Hanging A Hammock Between Trees / Posts
HOW TO HANG A HAMMOCK
Instructions for Hanging a Hammock with Spreader Bars: Select placement of hammock between two trees, between a tree and a post, between objects, or select the appropriate size hammock stand. Remember that a new hammock, particularly one of cotton or rope construction, may initially be shorter than its eventual full length. Upon first hanging it, stretch the hammock tight, but not so tight that the hardware is strained. Be extremely careful when getting into the hammock. It will stretch to its full length after a few uses. As the hammock stretches, extender chains, if used, can be shortened.
To hang a hammock between two trees, find hardwood trees with trunks at least 12” in diameter. The distance between the two trees should be the same length or up to 1’ or 2’ greater than the length of your hammock (measuring from one hanging loop to the other hanging loop). For example, select trees which are 13’ apart for a hammock that measures 11’ to 12’ from tip to tip. Trees must not be considerably further apart than the full length of the hammock. Ropes or chains may be used on each end of the hammock to extend it, but extenders must be added on both ends of the hammock and must be equal lengths on both sides. There should be no more than 1 ½‘ of rope or chain extenders on each end, otherwise the integrity of the hammock is compromised and tipping is likely. Any hammock may tip if your weight is not centered. Four to six feet is an appropriate height to hang a hammock between two trees or between a tree and a post. Determine how tight to mount the hammock based on the distance between the supports and desired height. A hammock hanging kit makes this step easier and protects your trees.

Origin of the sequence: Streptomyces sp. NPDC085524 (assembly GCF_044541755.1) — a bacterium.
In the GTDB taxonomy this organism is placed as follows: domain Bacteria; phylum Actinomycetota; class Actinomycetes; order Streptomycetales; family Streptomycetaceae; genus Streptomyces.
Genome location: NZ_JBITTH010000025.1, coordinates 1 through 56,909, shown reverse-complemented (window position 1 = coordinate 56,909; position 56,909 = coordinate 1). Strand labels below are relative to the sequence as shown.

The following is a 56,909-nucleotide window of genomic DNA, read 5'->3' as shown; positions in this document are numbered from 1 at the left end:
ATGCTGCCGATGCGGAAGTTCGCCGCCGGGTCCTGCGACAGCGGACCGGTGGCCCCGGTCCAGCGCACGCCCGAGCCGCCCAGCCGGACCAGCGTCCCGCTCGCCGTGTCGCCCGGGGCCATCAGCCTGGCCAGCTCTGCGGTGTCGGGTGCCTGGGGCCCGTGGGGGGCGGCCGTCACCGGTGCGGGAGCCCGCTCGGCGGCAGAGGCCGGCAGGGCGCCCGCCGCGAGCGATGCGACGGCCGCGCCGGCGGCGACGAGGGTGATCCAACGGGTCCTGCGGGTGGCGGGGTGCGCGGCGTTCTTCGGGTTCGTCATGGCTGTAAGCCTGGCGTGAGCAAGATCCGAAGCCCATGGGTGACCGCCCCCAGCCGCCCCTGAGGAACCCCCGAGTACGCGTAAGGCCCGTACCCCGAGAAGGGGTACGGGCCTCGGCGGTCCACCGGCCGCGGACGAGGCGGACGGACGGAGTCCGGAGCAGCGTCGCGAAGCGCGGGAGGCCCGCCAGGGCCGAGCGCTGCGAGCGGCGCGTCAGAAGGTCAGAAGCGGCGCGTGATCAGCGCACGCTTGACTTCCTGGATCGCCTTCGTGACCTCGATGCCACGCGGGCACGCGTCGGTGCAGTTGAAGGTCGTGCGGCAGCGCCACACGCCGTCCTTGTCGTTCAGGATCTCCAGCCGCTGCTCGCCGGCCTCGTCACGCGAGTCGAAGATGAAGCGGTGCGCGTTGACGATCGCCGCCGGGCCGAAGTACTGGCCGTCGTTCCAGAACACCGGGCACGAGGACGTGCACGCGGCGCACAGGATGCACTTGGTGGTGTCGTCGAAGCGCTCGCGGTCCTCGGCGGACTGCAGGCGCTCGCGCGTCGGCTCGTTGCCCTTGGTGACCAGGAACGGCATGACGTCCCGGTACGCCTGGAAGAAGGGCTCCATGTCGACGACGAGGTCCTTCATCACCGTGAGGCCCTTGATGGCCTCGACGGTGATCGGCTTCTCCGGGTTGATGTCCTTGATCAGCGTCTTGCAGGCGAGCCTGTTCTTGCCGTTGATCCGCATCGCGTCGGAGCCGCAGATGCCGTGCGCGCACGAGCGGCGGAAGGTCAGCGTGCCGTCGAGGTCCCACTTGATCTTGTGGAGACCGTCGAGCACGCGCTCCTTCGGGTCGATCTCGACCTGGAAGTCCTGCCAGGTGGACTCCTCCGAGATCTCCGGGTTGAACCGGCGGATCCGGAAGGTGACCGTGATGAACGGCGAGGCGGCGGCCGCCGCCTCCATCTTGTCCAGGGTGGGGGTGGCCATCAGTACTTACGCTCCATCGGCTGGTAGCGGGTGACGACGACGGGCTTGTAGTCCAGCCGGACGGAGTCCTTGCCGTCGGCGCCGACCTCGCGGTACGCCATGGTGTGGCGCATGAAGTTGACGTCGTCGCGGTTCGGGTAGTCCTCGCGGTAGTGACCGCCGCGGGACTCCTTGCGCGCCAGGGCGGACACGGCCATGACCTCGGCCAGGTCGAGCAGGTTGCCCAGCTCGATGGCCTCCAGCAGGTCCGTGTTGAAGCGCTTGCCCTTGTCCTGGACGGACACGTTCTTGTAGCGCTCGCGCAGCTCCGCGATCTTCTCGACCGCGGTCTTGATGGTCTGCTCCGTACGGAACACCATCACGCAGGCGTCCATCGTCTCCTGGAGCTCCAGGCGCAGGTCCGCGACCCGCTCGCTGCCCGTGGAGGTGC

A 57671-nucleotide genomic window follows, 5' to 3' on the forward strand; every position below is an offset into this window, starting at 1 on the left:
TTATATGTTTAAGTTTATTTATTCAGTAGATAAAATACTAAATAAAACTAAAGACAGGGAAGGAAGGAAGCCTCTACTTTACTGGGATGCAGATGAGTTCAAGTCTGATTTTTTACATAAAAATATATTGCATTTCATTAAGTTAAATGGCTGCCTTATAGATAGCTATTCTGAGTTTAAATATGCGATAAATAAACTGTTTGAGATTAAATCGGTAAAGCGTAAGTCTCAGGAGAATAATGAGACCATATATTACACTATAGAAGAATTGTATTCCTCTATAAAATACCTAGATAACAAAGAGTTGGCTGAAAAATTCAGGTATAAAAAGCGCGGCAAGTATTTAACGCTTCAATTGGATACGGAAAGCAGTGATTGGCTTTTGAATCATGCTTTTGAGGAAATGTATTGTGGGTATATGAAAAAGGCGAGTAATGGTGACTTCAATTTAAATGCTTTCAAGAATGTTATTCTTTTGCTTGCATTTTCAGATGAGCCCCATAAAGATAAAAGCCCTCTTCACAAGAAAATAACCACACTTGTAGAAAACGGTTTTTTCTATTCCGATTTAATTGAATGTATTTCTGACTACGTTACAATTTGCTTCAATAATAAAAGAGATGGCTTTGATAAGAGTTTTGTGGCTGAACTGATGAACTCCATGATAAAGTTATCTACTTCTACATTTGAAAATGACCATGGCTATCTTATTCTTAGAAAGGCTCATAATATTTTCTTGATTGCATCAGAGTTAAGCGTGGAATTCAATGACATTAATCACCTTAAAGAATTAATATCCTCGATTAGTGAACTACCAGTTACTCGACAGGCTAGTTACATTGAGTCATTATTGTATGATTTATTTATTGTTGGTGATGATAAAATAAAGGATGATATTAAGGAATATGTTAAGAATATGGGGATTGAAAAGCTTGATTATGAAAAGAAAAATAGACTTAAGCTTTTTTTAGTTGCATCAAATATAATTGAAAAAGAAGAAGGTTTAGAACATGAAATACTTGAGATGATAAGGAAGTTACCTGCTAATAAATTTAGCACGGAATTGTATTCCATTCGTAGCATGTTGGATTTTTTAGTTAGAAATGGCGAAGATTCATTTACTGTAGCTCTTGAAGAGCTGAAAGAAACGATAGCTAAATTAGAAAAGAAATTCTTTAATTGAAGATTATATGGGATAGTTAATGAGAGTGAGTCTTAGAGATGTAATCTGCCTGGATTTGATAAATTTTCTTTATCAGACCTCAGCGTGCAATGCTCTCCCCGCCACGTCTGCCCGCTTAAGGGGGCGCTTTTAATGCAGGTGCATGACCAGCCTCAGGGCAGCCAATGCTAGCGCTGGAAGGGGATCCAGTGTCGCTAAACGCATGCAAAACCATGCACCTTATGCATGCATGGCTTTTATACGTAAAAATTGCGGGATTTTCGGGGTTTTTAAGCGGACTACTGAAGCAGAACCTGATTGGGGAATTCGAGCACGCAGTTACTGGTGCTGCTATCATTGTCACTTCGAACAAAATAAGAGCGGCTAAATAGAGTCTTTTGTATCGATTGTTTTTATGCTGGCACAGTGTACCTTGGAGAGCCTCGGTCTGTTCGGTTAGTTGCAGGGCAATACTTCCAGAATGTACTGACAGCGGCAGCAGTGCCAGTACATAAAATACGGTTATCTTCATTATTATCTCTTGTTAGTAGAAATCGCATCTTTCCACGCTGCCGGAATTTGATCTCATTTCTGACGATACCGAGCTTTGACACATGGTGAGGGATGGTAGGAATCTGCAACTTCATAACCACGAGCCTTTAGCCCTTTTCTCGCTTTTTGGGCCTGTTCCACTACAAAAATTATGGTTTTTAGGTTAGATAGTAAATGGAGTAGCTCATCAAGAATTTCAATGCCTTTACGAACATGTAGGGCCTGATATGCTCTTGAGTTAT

A hammock may be hung between a tree and a post as long as the post can support the maximum weight capacity of the hammock. A hammock post should consist of treated hardwood which measures at least 4” by 6”, preferably 6” by 6”. Do not use cracked or damaged posts. A post should be placed at least 3’ deep (deeper if soil is sandy) and set in concrete. Make sure to eliminate air pockets when filling with concrete. Allow concrete to dry at least 48-72 hours before attaching hammock. Select screw hooks, S-Hooks and chain that will support the weight capacity of the hammock. Drill a starter hole where the screw hooks will be placed. Screw the screw hooks into the holes so that the eye of each hook is against the wood. Do not over tighten the screws because this could crack the posts. Four to six feet is an appropriate height to hang a hammock between a hammock and a post.
Choosing a Hammock Stand for a Hammock with Spreader Bars: The distance between the hangers on a hammock stand should be the same length or slightly greater than the length of the hammock from hanging loop to hanging loop. In general, an 11’ hammock usually fits a 12’ hammock stand. However, a “stretchy” hammock may require a larger stand. Ropes or chains may be used to lengthen each end of a hammock so that it will fit a stand, as long as the extenders are the same length on each end and do not exceed 1 ½‘ on each end. Extending hammocks further will increase likelihood of the hammock tipping out the occupant.
Remember to swing gently. A hammock is not a playground swing. Swinging motion with intentional force poses a risk of tipping, as well as damage to the hammock and supporting structure. Small children should not be left unsupervised in a hammock. Weight should be centered in a hammock. Use caution when getting in and out of a hammock.
Enjoy your hammock. Have a relaxing day!
Hammock Hanging Instructions from Algoma Net Company